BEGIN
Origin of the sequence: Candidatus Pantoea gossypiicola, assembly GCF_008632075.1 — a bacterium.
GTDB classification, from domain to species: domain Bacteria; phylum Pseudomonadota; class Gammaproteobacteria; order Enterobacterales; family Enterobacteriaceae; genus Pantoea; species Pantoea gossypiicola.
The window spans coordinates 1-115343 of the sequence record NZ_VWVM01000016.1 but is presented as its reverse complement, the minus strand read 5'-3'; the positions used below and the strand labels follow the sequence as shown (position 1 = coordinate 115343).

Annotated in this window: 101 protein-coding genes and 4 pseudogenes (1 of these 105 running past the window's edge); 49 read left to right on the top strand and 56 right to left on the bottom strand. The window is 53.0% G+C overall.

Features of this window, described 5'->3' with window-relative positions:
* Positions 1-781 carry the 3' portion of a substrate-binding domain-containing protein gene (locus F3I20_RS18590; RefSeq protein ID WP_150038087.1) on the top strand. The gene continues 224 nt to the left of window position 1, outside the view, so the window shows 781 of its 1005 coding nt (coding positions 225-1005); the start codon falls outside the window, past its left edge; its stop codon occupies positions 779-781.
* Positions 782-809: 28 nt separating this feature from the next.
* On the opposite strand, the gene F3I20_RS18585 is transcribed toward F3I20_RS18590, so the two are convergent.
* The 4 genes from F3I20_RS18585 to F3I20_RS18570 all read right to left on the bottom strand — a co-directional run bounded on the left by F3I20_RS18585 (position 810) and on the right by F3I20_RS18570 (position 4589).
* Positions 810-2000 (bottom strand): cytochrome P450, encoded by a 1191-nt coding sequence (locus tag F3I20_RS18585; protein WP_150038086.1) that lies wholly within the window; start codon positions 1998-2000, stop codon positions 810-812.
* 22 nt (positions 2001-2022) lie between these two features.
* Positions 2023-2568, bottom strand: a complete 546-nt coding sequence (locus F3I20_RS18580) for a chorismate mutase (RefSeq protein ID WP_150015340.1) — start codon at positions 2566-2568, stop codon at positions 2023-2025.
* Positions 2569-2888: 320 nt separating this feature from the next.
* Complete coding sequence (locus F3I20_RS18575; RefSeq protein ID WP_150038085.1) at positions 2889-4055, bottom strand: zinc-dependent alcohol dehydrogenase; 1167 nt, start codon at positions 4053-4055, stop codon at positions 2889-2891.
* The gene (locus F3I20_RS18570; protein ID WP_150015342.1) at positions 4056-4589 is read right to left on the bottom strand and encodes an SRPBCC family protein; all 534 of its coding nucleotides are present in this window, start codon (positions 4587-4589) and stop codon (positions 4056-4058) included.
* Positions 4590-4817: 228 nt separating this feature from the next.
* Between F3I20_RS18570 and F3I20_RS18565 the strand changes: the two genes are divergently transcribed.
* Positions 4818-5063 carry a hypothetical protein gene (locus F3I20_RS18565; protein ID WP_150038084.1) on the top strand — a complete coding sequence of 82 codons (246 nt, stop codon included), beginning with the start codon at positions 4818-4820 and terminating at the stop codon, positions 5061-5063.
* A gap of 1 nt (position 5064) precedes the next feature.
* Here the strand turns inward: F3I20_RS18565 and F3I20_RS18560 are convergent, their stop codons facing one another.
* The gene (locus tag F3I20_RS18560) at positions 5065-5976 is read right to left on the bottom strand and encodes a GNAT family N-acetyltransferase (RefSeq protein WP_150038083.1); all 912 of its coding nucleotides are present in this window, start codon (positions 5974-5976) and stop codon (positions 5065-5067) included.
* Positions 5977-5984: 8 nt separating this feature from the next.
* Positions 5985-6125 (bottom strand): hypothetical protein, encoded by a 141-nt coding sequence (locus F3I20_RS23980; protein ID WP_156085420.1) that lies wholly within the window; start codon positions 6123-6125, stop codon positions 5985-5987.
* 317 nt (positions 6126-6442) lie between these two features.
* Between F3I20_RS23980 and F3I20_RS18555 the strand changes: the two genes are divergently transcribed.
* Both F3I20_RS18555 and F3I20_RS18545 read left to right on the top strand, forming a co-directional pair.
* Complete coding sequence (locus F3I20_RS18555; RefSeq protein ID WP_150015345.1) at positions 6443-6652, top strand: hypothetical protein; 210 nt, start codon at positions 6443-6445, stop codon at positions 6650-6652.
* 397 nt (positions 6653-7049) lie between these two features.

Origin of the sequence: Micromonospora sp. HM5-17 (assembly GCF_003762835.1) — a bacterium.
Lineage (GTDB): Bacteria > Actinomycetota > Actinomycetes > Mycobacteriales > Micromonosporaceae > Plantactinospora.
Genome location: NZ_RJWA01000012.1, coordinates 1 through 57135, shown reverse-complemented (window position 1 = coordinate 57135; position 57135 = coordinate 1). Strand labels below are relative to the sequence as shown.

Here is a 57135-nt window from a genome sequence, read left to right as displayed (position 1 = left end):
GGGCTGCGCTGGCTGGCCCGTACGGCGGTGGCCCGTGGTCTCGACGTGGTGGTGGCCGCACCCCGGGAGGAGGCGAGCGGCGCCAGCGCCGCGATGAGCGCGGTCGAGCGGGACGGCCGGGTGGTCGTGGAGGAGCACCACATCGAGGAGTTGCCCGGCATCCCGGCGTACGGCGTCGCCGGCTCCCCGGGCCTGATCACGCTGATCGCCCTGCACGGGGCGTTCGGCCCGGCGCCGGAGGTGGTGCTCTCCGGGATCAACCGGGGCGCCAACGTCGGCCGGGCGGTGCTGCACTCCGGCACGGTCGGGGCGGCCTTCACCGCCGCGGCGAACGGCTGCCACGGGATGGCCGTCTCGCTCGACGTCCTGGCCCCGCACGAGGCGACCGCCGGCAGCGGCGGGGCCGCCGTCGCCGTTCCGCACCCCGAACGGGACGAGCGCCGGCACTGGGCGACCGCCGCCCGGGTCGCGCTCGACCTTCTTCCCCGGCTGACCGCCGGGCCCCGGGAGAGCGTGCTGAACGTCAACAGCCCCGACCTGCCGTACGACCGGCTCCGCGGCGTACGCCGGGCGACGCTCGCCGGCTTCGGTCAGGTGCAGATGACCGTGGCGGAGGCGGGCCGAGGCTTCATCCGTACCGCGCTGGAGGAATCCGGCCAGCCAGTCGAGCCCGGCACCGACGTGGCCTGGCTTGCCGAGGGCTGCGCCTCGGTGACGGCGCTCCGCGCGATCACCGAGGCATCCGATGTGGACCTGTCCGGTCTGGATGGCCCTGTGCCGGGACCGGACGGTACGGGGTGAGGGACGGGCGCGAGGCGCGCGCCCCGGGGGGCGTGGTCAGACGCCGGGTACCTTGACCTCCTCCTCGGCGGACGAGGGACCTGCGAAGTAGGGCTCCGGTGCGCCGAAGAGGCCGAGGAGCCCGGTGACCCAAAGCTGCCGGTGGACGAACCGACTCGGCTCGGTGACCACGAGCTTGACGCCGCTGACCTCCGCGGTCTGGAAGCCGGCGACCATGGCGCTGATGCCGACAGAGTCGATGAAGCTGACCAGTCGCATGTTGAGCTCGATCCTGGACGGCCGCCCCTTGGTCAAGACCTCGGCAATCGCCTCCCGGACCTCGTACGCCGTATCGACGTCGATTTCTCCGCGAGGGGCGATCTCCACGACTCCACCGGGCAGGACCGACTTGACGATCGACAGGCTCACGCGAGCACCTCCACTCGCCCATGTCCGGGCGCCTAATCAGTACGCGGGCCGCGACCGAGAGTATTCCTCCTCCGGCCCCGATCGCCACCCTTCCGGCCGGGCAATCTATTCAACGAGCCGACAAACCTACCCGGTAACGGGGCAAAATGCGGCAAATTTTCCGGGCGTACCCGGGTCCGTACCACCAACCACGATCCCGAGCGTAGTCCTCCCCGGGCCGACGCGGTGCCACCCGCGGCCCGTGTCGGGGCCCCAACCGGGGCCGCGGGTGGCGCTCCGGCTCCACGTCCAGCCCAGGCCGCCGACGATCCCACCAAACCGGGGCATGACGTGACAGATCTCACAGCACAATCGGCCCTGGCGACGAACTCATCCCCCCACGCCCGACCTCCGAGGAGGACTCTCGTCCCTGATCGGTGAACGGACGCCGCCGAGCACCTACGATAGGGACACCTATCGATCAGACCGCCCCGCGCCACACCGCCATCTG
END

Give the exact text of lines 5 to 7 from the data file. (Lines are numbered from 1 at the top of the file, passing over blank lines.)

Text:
Features of this window, described 5'->3' with window-relative positions:
* Positions 1-781 carry the 3' portion of a substrate-binding domain-containing protein gene (locus F3I20_RS18590; RefSeq protein ID WP_150038087.1) on the top strand. The gene continues 224 nt to the left of window position 1, outside the view, so the window shows 781 of its 1005 coding nt (coding positions 225-1005); the start codon falls outside the window, past its left edge; its stop codon occupies positions 779-781.
* Positions 782-809: 28 nt separating this feature from the next.